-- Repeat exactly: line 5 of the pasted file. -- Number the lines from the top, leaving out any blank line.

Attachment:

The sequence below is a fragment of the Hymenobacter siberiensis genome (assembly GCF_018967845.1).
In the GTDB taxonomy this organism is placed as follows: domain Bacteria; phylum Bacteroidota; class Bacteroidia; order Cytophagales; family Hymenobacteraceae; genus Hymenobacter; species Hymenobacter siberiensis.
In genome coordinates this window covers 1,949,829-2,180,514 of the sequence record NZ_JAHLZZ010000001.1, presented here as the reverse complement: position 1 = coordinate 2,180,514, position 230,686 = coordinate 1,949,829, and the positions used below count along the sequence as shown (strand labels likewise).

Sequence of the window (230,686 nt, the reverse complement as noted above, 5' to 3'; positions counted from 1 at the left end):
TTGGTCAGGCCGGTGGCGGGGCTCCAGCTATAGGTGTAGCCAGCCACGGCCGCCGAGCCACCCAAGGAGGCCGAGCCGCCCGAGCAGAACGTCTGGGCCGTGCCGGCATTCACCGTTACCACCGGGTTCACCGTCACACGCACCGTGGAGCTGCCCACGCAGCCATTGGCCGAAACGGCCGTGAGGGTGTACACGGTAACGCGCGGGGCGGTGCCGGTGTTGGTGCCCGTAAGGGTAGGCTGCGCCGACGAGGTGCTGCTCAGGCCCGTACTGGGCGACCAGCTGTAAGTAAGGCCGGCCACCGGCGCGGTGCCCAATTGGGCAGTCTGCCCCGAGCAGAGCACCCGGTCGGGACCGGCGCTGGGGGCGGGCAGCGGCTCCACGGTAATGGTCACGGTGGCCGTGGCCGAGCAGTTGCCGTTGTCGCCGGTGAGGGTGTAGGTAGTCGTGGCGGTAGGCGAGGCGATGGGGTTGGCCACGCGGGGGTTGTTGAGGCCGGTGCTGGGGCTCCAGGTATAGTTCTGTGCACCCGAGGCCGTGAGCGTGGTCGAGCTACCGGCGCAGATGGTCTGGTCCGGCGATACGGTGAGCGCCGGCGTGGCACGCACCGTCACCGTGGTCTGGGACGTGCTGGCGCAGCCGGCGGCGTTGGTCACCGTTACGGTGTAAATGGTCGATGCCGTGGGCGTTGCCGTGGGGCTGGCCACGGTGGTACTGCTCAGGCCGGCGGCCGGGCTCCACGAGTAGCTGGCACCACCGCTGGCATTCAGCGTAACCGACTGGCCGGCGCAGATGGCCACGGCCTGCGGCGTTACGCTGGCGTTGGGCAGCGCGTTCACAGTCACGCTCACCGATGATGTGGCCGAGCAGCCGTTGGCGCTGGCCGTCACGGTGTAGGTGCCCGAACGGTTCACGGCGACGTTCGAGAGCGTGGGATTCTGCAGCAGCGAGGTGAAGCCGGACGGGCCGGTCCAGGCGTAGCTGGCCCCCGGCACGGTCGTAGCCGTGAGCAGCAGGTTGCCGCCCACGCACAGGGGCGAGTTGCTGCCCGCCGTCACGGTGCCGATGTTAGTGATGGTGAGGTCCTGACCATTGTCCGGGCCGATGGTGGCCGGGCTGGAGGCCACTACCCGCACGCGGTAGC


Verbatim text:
TTGGTCAGGCCGGTGGCGGGGCTCCAGCTATAGGTGTAGCCAGCCACGGCCGCCGAGCCACCCAAGGAGGCCGAGCCGCCCGAGCAGAACGTCTGGGCCGTGCCGGCATTCACCGTTACCACCGGGTTCACCGTCACACGCACCGTGGAGCTGCCCACGCAGCCATTGGCCGAAACGGCCGTGAGGGTGTACACGGTAACGCGCGGGGCGGTGCCGGTGTTGGTGCCCGTAAGGGTAGGCTGCGCCGACGAGGTGCTGCTCAGGCCCGTACTGGGCGACCAGCTGTAAGTAAGGCCGGCCACCGGCGCGGTGCCCAATTGGGCAGTCTGCCCCGAGCAGAGCACCCGGTCGGGACCGGCGCTGGGGGCGGGCAGCGGCTCCACGGTAATGGTCACGGTGGCCGTGGCCGAGCAGTTGCCGTTGTCGCCGGTGAGGGTGTAGGTAGTCGTGGCGGTAGGCGAGGCGATGGGGTTGGCCACGCGGGGGTTGTTGAGGCCGGTGCTGGGGCTCCAGGTATAGTTCTGTGCACCCGAGGCCGTGAGCGTGGTCGAGCTACCGGCGCAGATGGTCTGGTCCGGCGATACGGTGAGCGCCGGCGTGGCACGCACCGTCACCGTGGTCTGGGACGTGCTGGCGCAGCCGGCGGCGTTGGTCACCGTTACGGTGTAAATGGTCGATGCCGTGGGCGTTGCCGTGGGGCTGGCCACGGTGGTACTGCTCAGGCCGGCGGCCGGGCTCCACGAGTAGCTGGCACCACCGCTGGCATTCAGCGTAACCGACTGGCCGGCGCAGATGGCCACGGCCTGCGGCGTTACGCTGGCGTTGGGCAGCGCGTTCACAGTCACGCTCACCGATGATGTGGCCGAGCAGCCGTTGGCGCTGGCCGTCACGGTGTAGGTGCCCGAACGGTTCACGGCGACGTTCGAGAGCGTGGGATTCTGCAGCAGCGAGGTGAAGCCGGACGGGCCGGTCCAGGCGTAGCTGGCCCCCGGCACGGTCGTAGCCGTGAGCAGCAGGTTGCCGCCCACGCACAGGGGCGAGTTGCTGCCCGCCGTCACGGTGCCGATGTTAGTGATGGTGAGGTCCTGACCATTGTCCGGGCCGATGGTGGCCGGGCTGGAGGCCACTACCCGCACGCGGTAGC